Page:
WASHINGTON – On the eve of the presidential inauguration of President-elect Donald Trump, about 800 people gathered Thursday to celebrate and applaud President Barack Obama on his last day in office.
An energetic and diverse crowd gathered at the Arena Stage for an evening full of music, dancing, artwork, food and drink to show their gratitude for the country’s first black president and the legacy he will leave behind.
First popularized by an Internet meme, the phrase “Thanks Obama” had been widely used by Obama’s critics to sarcastically thank him for anything ranging from health-care reform to personal troubles.
The Thanks, Obama event organizers sought to use the non-sarcastic, sincere meaning of the phrase to bring Obama’s supporters together “to show appreciation and gratitude to the nation’s 44th president on his last day of office,” according to the Thanks, Obama website.
“These past eight years have meant a lot to me, and gave me hope,” Georgia McElroy, 41, of Baltimore said. “I’m happy to be here and celebrate his legacy.”
Several people traveled across the country to show their gratitude for the outgoing president.
“I’m here to show my appreciation for, I think, one of the greatest presidents we’ve ever had,” Caroline Howard of Los Angeles said. “I think that he was very admirable and gracious in all the things that he did in the face of all the criticism and all the negative and disrespectful things that were said about him and to him.”
Most guests heard about the event through Facebook, but some found it through different means. Dan and Trevi Housholder of Seattle discovered it through Google searches.
“We had two goals,” Dan Housholder said. “One was to go to the Women’s March and the other was to figure out some way to thank Obama…. We just wanted to find some way to deal with the [2016 presidential] election results.”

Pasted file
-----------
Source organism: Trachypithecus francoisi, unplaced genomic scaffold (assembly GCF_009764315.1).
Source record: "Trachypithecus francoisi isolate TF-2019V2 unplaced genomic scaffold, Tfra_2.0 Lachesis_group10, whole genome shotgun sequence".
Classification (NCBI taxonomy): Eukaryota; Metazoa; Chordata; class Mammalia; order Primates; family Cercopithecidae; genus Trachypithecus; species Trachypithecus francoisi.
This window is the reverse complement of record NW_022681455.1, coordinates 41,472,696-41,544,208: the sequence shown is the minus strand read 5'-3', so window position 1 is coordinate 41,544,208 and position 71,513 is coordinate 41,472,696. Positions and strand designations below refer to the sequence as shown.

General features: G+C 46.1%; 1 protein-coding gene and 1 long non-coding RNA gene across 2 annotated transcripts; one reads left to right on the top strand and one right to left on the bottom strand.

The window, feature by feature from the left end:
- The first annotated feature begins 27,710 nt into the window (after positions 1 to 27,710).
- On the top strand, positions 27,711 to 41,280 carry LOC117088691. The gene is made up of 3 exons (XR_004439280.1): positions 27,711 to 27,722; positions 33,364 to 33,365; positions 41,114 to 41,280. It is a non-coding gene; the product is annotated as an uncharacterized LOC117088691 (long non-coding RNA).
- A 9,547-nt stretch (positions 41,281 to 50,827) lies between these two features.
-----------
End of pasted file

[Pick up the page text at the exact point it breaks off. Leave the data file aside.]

Halau Ho’omau, a Hawaiian band and dance troupe, kicked off the evening with a traditional Hawaiian performance as a nod to Obama’s upbringing in the Island State. The dancers wore long red skirts and pukka shell necklaces, their hair fastened with leaf barrettes, and hula-ed to the music.
Washington-based band Jus Paul played several songs, including a cover of Bob Marley’s “No Woman, No Cry,” but changed the song’s lyrics to better fit the occasion. The crowd joined in as the band sang the song’s chorus, “Obama, no cry” and “Obama, goodbye.”
“We were trying to figure out how to contribute and how to really honor Obama through a song, and there really are no songs out,” Jus Paul band member Paul Spires said. “We just got creative and came up with it.”
The evening concluded with a “clap-out” that began with a minute-long roar of cheers, claps and screams, and soon turned into one minute of chanting such phrases as “Thanks Obama” and “Michelle 2020.”
“It was amazing. I saw a lot of people crying, getting emotional,” Naeema Butt, 26, of Arlington, Virginia, said.
Butt moved to the United States from Pakistan six months ago and said she has been fascinated watching the transition of power between Obama and Trump and said she doesn’t know what to expect now that Trump will be in the White House.
The idea for Thanks, Obama came to Bejidé Davis, one of the event’s organizers, in May of 2016. She said it began somewhat as a joke with her brother, that she would stand in front of the White House and applaud Obama on his last day in office. Months later, after watching Obama’s speech at the Democratic National Convention, she was inspired to share her idea publicly.
“Literally, after he got off stage, I had my computer on my lap…and I just threw it [the event page] on Facebook on a whim thinking that maybe my friends, people I know, would want to do it,” Davis said. “Then it just grew and went viral.”
The celebration’s Facebook page recorded more than 133,000 Facebook members who were interested in the event, and more than 49,000 members responded to the page with intentions of attending.
More than 2,000 people have used the Facebook page to post personal letters of thanks to Obama and the first family. Posters were provided at the venue as well for guests to write thank you notes in their own penmanship. Organizers encouraged guests to post photos and videos from Thanks, Obama to social media using the hashtag #ThanksObama.
The Thanks, Obama celebration had gained so much popularity by early January that organizers decided to make it a ticketed event in order to help accommodate increasing costs needed to put on such a large event, according to a Facebook post by Davis.
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